Victoria’s Beloved Green-space at Risk

This article is further to an incredible sample of the Times Colonist’s investigative journalism, which can be found here.

VICTORIA BC– Fall of 2013 has been a tumultuous time for Royal Athletic Park. The park was held captive for three entire days in early September by thousands of party crazed music lovers intent on ruining an otherwise beautiful weekend for the rest of the city, neigh, the island, with loud music. Some of this “music” even contained swear words.

Rifflandia Music Festival took its toll on the beautiful grasses of Royal Athletic Park. The park’s lawn literally buckled under the collective devastation of thousands of pairs of flip flops and, in some cases, even “chucks”. Recent estimates indicate an average of two feet for every festival goer. Unsurprisingly, the field is now a complete write off.

Unfortunately, however, the worst is still to come for the city’s beloved green space. A recent phenomenon, generally known as “sprots” is set to be unleashed upon the already devastated grounds.

Sprots comes in many forms, the most popular being foodtball. In this sprot, large men (women are not allowed on most sprots fields) attempt to hurt one another while stealing odd shaped balls from one another. Sounds harmless enough, right? Think again.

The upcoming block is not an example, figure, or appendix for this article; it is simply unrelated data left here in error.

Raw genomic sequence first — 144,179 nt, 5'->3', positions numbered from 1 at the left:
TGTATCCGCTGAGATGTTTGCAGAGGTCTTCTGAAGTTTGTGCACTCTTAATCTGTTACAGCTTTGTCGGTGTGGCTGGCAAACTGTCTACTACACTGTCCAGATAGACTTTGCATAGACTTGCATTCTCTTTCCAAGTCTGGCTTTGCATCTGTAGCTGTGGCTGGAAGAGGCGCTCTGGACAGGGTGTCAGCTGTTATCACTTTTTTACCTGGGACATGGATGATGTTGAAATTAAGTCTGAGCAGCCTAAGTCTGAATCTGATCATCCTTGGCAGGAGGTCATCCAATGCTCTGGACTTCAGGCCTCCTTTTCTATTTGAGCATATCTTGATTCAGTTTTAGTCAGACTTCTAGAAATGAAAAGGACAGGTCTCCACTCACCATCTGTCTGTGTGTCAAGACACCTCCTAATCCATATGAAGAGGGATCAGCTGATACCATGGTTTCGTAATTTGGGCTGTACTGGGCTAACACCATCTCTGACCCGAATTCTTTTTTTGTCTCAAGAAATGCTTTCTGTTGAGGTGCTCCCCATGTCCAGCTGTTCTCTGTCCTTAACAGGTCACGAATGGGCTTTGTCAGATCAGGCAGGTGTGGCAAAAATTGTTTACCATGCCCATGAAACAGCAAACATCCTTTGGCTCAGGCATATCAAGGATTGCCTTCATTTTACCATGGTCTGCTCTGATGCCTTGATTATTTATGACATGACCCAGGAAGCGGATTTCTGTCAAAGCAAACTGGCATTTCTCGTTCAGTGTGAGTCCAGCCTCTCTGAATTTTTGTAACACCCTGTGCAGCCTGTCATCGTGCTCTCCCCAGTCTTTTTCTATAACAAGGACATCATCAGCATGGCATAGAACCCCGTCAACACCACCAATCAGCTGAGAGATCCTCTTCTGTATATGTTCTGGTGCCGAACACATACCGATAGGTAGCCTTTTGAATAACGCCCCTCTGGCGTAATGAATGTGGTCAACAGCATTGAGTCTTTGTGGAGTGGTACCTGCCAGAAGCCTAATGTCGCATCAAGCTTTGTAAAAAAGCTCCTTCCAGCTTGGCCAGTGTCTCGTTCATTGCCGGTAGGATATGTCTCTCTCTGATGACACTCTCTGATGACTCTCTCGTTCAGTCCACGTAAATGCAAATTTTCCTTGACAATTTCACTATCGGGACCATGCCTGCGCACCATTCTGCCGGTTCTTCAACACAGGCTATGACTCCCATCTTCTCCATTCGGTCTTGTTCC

The players of sprots such as foodtball are usually clad in an invasive form of footwear, commonly known as “cleats”. As players conduct their strange rituals on fields such as Royal Athletic Park, these cleats tear up the grass, much to the delight of sproting spectators who guzzle beer and often fight amongst themselves due to conflicting tribal allegiances.

We spoke to one such sprot fan and part time player, Jacy Catlin, who made a compelling case for sproting events.

“Why yes I am a sporting athlete”. says Catlin, pointing to at jersey that says ‘sprots’ as he dribbles foodtball, trips in oversized cleats, and falls screaming ‘Sports!”‘

There has been speculation that many Victorians are planning a march on City Hall to raise awareness about the environmental impact of sprots on the city’s green space. In the meantime, however, many of us will just have to wait to see what sproting events Spring brings.

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